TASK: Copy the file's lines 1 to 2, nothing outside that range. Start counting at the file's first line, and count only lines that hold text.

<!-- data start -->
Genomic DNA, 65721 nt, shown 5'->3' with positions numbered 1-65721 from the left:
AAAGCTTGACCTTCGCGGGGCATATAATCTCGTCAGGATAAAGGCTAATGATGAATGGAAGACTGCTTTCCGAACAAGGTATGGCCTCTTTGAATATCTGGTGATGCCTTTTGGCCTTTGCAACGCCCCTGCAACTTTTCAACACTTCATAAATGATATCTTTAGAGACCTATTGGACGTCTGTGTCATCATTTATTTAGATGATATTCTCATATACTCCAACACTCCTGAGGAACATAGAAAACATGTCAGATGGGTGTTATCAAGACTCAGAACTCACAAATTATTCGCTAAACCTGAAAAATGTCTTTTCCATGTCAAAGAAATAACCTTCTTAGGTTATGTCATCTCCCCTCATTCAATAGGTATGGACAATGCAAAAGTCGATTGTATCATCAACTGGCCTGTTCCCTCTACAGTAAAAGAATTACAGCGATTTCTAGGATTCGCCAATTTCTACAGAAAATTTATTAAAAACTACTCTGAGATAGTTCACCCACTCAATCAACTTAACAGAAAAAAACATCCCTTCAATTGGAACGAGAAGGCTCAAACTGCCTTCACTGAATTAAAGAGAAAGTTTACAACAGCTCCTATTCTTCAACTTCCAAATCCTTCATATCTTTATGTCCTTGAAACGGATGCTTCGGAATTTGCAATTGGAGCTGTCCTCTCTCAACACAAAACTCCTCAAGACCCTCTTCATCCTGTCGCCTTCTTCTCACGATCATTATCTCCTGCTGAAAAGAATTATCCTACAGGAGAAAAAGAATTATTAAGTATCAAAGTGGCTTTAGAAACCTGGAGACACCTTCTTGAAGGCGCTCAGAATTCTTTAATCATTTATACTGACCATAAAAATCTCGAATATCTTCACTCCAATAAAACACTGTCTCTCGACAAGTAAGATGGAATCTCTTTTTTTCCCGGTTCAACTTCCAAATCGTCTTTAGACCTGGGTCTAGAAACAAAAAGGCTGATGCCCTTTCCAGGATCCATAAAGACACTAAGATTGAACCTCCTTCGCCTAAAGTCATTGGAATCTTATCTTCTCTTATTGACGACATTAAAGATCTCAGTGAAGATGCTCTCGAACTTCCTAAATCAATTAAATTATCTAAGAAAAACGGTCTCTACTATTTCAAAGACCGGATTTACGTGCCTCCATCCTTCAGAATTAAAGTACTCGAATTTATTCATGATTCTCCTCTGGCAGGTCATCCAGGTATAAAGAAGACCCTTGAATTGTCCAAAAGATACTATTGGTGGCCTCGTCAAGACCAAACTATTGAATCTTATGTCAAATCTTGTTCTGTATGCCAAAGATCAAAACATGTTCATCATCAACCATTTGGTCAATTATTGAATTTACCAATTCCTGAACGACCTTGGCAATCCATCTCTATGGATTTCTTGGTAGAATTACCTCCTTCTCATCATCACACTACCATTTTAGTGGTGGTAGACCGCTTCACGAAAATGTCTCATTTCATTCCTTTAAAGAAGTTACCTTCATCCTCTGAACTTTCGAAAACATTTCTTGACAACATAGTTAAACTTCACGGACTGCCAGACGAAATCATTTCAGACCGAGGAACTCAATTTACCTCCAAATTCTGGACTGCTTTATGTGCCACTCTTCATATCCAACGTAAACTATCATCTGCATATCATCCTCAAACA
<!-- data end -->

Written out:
Genomic DNA, 65721 nt, shown 5'->3' with positions numbered 1-65721 from the left:
AAAGCTTGACCTTCGCGGGGCATATAATCTCGTCAGGATAAAGGCTAATGATGAATGGAAGACTGCTTTCCGAACAAGGTATGGCCTCTTTGAATATCTGGTGATGCCTTTTGGCCTTTGCAACGCCCCTGCAACTTTTCAACACTTCATAAATGATATCTTTAGAGACCTATTGGACGTCTGTGTCATCATTTATTTAGATGATATTCTCATATACTCCAACACTCCTGAGGAACATAGAAAACATGTCAGATGGGTGTTATCAAGACTCAGAACTCACAAATTATTCGCTAAACCTGAAAAATGTCTTTTCCATGTCAAAGAAATAACCTTCTTAGGTTATGTCATCTCCCCTCATTCAATAGGTATGGACAATGCAAAAGTCGATTGTATCATCAACTGGCCTGTTCCCTCTACAGTAAAAGAATTACAGCGATTTCTAGGATTCGCCAATTTCTACAGAAAATTTATTAAAAACTACTCTGAGATAGTTCACCCACTCAATCAACTTAACAGAAAAAAACATCCCTTCAATTGGAACGAGAAGGCTCAAACTGCCTTCACTGAATTAAAGAGAAAGTTTACAACAGCTCCTATTCTTCAACTTCCAAATCCTTCATATCTTTATGTCCTTGAAACGGATGCTTCGGAATTTGCAATTGGAGCTGTCCTCTCTCAACACAAAACTCCTCAAGACCCTCTTCATCCTGTCGCCTTCTTCTCACGATCATTATCTCCTGCTGAAAAGAATTATCCTACAGGAGAAAAAGAATTATTAAGTATCAAAGTGGCTTTAGAAACCTGGAGACACCTTCTTGAAGGCGCTCAGAATTCTTTAATCATTTATACTGACCATAAAAATCTCGAATATCTTCACTCCAATAAAACACTGTCTCTCGACAAGTAAGATGGAATCTCTTTTTTTCCCGGTTCAACTTCCAAATCGTCTTTAGACCTGGGTCTAGAAACAAAAAGGCTGATGCCCTTTCCAGGATCCATAAAGACACTAAGATTGAACCTCCTTCGCCTAAAGTCATTGGAATCTTATCTTCTCTTATTGACGACATTAAAGATCTCAGTGAAGATGCTCTCGAACTTCCTAAATCAATTAAATTATCTAAGAAAAACGGTCTCTACTATTTCAAAGACCGGATTTACGTGCCTCCATCCTTCAGAATTAAAGTACTCGAATTTATTCATGATTCTCCTCTGGCAGGTCATCCAGGTATAAAGAAGACCCTTGAATTGTCCAAAAGATACTATTGGTGGCCTCGTCAAGACCAAACTATTGAATCTTATGTCAAATCTTGTTCTGTATGCCAAAGATCAAAACATGTTCATCATCAACCATTTGGTCAATTATTGAATTTACCAATTCCTGAACGACCTTGGCAATCCATCTCTATGGATTTCTTGGTAGAATTACCTCCTTCTCATCATCACACTACCATTTTAGTGGTGGTAGACCGCTTCACGAAAATGTCTCATTTCATTCCTTTAAAGAAGTTACCTTCATCCTCTGAACTTTCGAAAACATTTCTTGACAACATAGTTAAACTTCACGGACTGCCAGACGAAATCATTTCAGACCGAGGAACTCAATTTACCTCCAAATTCTGGACTGCTTTATGTGCCACTCTTCATATCCAACGTAAACTATCATCTGCATATCATCCTCAAACA